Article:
An endometrial biopsy is a procedure to remove a small sample of the lining of the uterus (endometrium). An endometrial biopsy helps your physician evaluate whether the endometrium is going through its normal changes during the menstrual cycle and to determine whether precancerous conditions are present.
The most common technique uses a thin, pliable instrument to suction a small amount of endometrial tissue from the uterus. When a woman is having difficulty becoming pregnant and endometrial biopsy may be done to determine whether the lining of her uterus is being properly prepared by hormones (estrogen and progesterone) to support pregnancy. It may also be done to evaluate the cause of abnormal uterine bleeding , to check for excessive growth of the endometrium (endometrial hyperplasia), to help determine the cause of a Pap test showing glandular cell abnormalities, evaluate the cause if abnormally heavy, prolonged or irregular uterine bleeding,
Before the endometrial biopsy, do not use tampons, vaginal medications/spray or powders for at least 24 hours. You may want to take a pain reliever containing ibuprofen (such as Advil or Motrin) 600-800 mg 30-45 minutes before having the biopsy. You will need to sign a consent form that says you understand the risks of the procedure and agree to have the test done.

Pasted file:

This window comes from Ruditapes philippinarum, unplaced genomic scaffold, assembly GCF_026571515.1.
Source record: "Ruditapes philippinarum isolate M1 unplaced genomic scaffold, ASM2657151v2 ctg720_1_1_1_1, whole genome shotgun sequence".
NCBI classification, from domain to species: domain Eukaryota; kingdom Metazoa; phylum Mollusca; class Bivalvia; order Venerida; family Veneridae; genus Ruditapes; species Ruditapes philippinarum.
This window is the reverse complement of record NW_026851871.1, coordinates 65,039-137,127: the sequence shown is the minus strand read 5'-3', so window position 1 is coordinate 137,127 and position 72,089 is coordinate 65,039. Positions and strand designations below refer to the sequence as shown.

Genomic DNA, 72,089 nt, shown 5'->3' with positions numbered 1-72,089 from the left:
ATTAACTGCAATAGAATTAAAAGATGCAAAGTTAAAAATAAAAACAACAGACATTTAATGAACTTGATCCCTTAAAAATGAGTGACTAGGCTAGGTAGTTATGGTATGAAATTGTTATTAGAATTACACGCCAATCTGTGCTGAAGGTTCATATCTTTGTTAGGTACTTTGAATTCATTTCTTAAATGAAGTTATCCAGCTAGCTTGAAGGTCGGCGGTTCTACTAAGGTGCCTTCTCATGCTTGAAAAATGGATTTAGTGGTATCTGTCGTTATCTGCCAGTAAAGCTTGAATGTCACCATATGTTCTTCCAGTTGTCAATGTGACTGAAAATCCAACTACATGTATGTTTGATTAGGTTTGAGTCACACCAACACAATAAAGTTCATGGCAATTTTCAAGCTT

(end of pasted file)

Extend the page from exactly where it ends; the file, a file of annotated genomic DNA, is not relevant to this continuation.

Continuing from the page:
During the procedure, the cervix may be numbed by using an anesthetic spray or an injection of local anesthetic. You will be asked to lie on your back with your feet supported by stirrups. The doctor will insert an instrument with curved blades (speculum) into your vagina, which will gently spread apart the vaginal walls so the doctor can see the cervix. After being swabbed with an antiseptic solution, the cervix may be grasped and held in place with a clamp called a tenaculum. The instrument used to collect the sample of the endometrium is guided through the cervix. After the sample is collected, the device is removed from the uterus and vagina, and the clamp and speculum are removed. Results are usually available in 7-10 days.
An endometrial biopsy usually causes some vaginal bleeding. You will need to use a menstrual pad for bleeding or spotting. Do not place anything into the vagina until advised by your doctor. Call your doctor if you have excessive vaginal bleeding (more than a period), severe abdominal pain, or fever greater than 100.4.